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Civic society warns of shrinking space

CIVIC society in Africa is facing shrinking spaces to raise domestic resources, as private sector investment is being crowded out, it emerged at the recent African Development Bank’s (AfDB) annual meetings.

The shrinking space, according to civic society, is because governments are not playing their corrective role in terms of domestic resource mobilisation to provide an enabling environment for private funding.

This is happening as civic society in Africa is one of the leading sectors fighting against poverty.

Civic society on the continent also face many other challenges with, for instance, in Zimbabwe, the government grappling with the controversial Private Voluntary Organisations Bill which has been met with widespread condemnation and viewed as seeking to limit civic society operations.

Discussions at last week’s AfDB 2024 annual meetings in Nairobi, Kenya showed that civic society is a critical enabler in the fight against poverty and inequality.

“I believe that civic space is the oxygen for citizens’ voices and, therefore, a critical enabler in the fight against poverty and inequality … And in some ways as well, it’s related to protecting and promotion of human rights, being at the core or at the centre of this,” said one delegate, who did not want to be named.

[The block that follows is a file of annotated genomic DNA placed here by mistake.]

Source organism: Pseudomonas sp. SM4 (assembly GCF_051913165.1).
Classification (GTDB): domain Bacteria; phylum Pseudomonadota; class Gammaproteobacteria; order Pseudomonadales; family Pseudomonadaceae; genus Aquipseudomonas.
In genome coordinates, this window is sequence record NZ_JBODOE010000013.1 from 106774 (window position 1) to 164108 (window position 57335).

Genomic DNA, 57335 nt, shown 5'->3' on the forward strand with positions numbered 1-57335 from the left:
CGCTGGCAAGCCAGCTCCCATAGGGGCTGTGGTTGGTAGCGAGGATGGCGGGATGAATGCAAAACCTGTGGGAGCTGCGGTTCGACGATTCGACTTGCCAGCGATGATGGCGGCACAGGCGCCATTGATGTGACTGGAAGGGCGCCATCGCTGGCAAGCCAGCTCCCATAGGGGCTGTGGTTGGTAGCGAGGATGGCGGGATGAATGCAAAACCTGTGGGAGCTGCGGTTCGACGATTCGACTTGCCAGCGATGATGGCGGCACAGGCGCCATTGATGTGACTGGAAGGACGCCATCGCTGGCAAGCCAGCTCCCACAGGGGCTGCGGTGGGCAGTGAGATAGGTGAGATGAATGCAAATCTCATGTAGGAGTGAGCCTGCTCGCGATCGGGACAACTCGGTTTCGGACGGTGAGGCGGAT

“What I have not heard much of throughout this week and even in this space is how to deal with the issues of the shrinking and shifting civic space and I know some of you have alluded to it. I would like to bring you in and ask you, what exactly — perhaps it’s happening diplomatically — is happening? What are you doing to intervene or to address it all?”

Another delegate, Egyptian Business Women Association founder, Amany Asfour said it was important to mainstream the indigenous African private sector within the whole architecture of the non-State actors of civil society.

“Because what is lagging is that only the big multinational companies, the private sector, come and exploit our resources,” she said

“I just [arrived] from Geneva yesterday, [where I bought] one chocolate [for] €15; €15 euros for one chocolate! That Cocoa is coming from here [Africa]. Our gemstones all go to Jaipur, India, to be cut and polished there, while our small-scale miners here are suffering of all the exploitation of multinational companies. How can we, as civil society, advocate for the rights of the indigenous African private sector, including SMEs, women and Jews?”

However, AfDB Advisor to the bank’s vice president of finance and chief financial officer, Sijh Diagne said it was key to crowd-in the private sector to be able to overcome some of these challenges.

“Next thing is we have to work with our governments in order to have very good, well-prepared projects that can actually make use of these funds. So, the work starts now, but we have to do it collaboratively,” he said.

“And I think the other panellists mentioned the role that the government needs to play in terms of domestic resource mobilisation in order to provide an enabling environment to crowd-in private funding, because if we want to go from billions to trillions, we cannot do it alone.”

He said they had credit guarantees in place to take on losses experienced and allow for the de-risking of some of the investments to make a private sector more comfortable to invest.

Source | NewsDay


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